Tropical Animal Health and Production

, Volume 50, Issue 4, pp 761–772 | Cite as

Prevalence and risk factors of mycobacterial infections in farm and trade cattle in southwestern Nigeria

  • Victor O. Akinseye
  • Muideen D. Adebayo
  • Oghenekaro O. Genesis
  • Olubukola D. Adelakun
  • Simeon I. B. Cadmus
Regular Articles


We evaluated the prevalence of mycobacterial infections (i.e., Mycobacterium bovis and non-tuberculous mycobacteria [NTM]) and their associated risk factors among cattle herds and trade cattle in southwestern Nigeria. Through cross-sectional study design, cattle herds from three locations were screened using the single intradermal comparative cervical tuberculin test based on two diagnostic standards; more than 4 mm (˃ 4 mm) and more than 2 mm (˃ 2 mm) cut-off points. Abattoir study involved screening trade cattle for tuberculous lesions. Overall, 515 cattle from 45 herds were screened. Using > 4 mm, animal level and herd prevalence of 11.7 and 46.7% were recorded, respectively. Applying the ˃ 2 mm cut-off, animal level and herd prevalence increased to 31.1 and 60.0%, respectively. Significantly, using the ˃ 2 mm cut-off, cattle in medium size herds/extensive management system (OR = 1.6; 95% CI 1.1–2.5) and Sokoto Gudali (OR = 2.3; 95% CI 1.4–3.8) were more at risk of being positive reactors, while Rahaji (OR = 0.3; 95% CI 0.1–0.7) breeds of cattle and cows in the peri-urban area (OR = 0.4; 95% CI 0.2–0.9) were less at risk of being positive reactors. Again, M. avium reactor of 21.7% was observed. In the abattoir, 1797 cattle were examined with 126 lesions suggestive of tuberculosis (TB). Culture/molecular analyses confirmed 2.2% M. bovis and 0.9% NTM infections. Risk factors associated with bovine TB among trade cattle were sex (OR = 4.0; 95% CI 1.2–13.5) and age (OR = 0.3; 95% CI 0.1–0.9). We confirm 11.7% prevalence of mycobacterial infections among populations of cattle screened with breed and herd size being major risk factors.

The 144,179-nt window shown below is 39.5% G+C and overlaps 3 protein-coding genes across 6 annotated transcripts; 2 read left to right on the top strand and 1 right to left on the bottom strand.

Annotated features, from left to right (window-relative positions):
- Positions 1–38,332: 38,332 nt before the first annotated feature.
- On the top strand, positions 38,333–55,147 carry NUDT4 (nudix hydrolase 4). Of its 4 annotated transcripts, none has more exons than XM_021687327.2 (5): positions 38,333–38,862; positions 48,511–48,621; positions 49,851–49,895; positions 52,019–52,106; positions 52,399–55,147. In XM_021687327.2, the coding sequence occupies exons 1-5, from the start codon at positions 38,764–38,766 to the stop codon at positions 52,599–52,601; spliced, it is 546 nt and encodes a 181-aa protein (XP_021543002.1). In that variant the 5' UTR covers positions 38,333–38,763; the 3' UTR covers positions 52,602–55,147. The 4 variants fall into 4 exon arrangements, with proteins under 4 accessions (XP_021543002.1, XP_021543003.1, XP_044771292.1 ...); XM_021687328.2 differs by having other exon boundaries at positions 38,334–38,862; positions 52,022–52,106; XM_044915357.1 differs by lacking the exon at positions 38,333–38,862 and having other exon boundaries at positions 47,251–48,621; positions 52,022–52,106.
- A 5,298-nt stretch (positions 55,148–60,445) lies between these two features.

Bovine tuberculosis Non-tuberculous mycobacteria Single intradermal comparative cervical tuberculin test (SICCTT) Herd Abattoir Bacteriology 


Compliance with ethical standards

Conflict of interest

The authors declare that they have no conflict of interest.


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Copyright information

© Springer Science+Business Media B.V., part of Springer Nature 2017

Authors and Affiliations

  • Victor O. Akinseye
    • 1
  • Muideen D. Adebayo
    • 2
  • Oghenekaro O. Genesis
    • 1
  • Olubukola D. Adelakun
    • 1
  • Simeon I. B. Cadmus
    • 1
  1. 1.Department of Veterinary Public Health and Preventive MedicineUniversity of IbadanIbadanNigeria
  2. 2.Federal College of Animal Health and Production TechnologyIbadanNigeria

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